Abu Dhabi, UAEMonday 17 February 2020

Erdogan is not doing enough to stop ISIS

ISIS leader Abu Bakr Al Baghdadi was hiding near the Turkish border when he was killed and his brother was able to travel to Istanbul unimpeded

A portrait of Abu Bakr Al Baghdadi, the former leader of ISIS. EPA
A portrait of Abu Bakr Al Baghdadi, the former leader of ISIS. EPA

Two weeks have passed since ISIS leader Abu Bakr Al Baghdadi blew himself up, as he was cornered in a dead-end tunnel by US forces in his northern Syria compound, yet little is known about the elusive terrorist. Yesterday, The National uncovered the story of Al Baghdadi’s brother and former bodyguard Juma, who had managed to travel from Syria to Istanbul unimpeded, just months before the ISIS leader’s death.

Security officials believe he was a messenger of Al Baghdadi, providing him with crucial information on ISIS operations in Turkey, Syria and Iraq months after the loss of his so-called caliphate. Juma’s movements seem to have gone undetected by Ankara. He was instead monitored by Iraqi and American security services who watched his every move inside Turkey. Al Baghdadi’s brother and courier did not even use ground-breaking methods to evade detection. With no photos or information about his appearance, age or whereabouts available to the public, Juma is the perfect carrier for Al Baghdadi’s messages - a strategy used by Al Qaeda’s former leader Osama bin Laden to pass on information.

Experts believed that Al Baghdadi was in hiding in eastern Syria, but it was later revealed that he had been residing in Idlib province, less than 10 kilometres from Turkey. Even more worrisome is the fact that security officials believe it is unlikely that Juma was smuggled across the border, they instead think he had been travelling freely, making several 2,300-kilometre trips to the heart of Turkey unhindered.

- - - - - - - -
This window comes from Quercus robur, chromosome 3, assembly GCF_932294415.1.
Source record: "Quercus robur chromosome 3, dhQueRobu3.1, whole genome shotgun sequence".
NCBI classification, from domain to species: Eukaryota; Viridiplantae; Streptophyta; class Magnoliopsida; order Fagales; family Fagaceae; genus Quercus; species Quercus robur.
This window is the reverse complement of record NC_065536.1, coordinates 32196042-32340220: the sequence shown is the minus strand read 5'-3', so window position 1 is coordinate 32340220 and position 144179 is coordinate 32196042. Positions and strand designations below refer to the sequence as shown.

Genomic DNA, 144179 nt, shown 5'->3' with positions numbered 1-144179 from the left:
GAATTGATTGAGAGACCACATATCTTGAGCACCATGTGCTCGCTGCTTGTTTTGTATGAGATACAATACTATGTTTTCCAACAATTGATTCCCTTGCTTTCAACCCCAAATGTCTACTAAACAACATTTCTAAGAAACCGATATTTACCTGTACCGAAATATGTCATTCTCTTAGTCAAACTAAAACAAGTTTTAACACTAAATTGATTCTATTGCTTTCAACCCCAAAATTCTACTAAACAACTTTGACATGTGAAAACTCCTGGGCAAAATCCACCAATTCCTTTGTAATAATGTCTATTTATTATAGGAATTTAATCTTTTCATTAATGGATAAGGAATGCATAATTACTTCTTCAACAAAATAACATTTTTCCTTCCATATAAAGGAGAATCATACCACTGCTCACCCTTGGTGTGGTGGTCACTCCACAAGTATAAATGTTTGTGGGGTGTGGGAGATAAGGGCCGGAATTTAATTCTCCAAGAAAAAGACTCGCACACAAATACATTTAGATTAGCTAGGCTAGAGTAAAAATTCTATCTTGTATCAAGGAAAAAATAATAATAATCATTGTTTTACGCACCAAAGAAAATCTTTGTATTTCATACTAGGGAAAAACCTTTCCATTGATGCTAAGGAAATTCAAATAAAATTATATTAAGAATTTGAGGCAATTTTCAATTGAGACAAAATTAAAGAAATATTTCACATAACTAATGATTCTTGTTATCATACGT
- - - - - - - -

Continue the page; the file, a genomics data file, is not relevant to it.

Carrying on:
Juma may have been able to stay off the radar because of his well-hidden identity, but this does not excuse Ankara’s inefficiency in tracking him down, especially as he had been paying visits to his brother close to the border.

Turkish forces have, however, managed to get a hold of Al Baghdadi’s sister Rasmiya Awad. But Ahmet Yayla, a former Turkish counter-terrorism police chief and now a fellow at the George Washington University's programme on extremism, believes she has little to do with the extremist group and says that her capture is a “huge propaganda” exercise for Mr Erdogan, who is scrambling to prove he is clamping down on ISIS.

Ankara is not taking the threat of ISIS seriously, allowing for the group to fester at the Syrian border and continue to wreak havoc abroad

These revelations go to show that Ankara is not taking the threat of ISIS seriously, allowing for the group to fester at the Syrian border and continue to wreak havoc abroad. Mr Yayla went as far as to tell The National that for Turkish police “ISIS are not the real enemy.'' This idea is corroborated by the launch of a Turkish offensive in northern Syria last month, in an attempt to create a buffer zone free of Kurdish fighters where Turkey could send back up to 3 million refugees. The violent onslaught has forced more than 300,000 innocent civilians to flee and compromised the security of camps and prisons for ISIS members and families controlled by the Kurdish-led Syrian Democratic Forces. Turkish President Recep Tayyip Erdogan considers the Kurdish People’s Protection Units (YPG) which leads the SDF to be a terrorist organisation and an offshoot of its home-grown Kurdistan Workers’ Party (PKK) that has led an insurgency against the government for decades. In parallel, Turkish authorities have cracked down on ordinary Kurds in the country, even going as far as to remove elected Kurdish mayors that have been vocal against Mr Erdogan.

As the Turkish government cracks down on Kurds within and outside the country, Ankara fails to see that the biggest threat to the region’s security lies in the resurgence of ISIS, especially as the extremists have already started regrouping in Syria and Iraq. Mr Erdogan is set to meet US President Donald Trump in Washington next week. This is the opportunity for the US to demand answers from Ankara, and urge Turkey’s leader to take action against ISIS before more innocent lives are lost to the terrorist group.

Updated: November 7, 2019 07:15 PM



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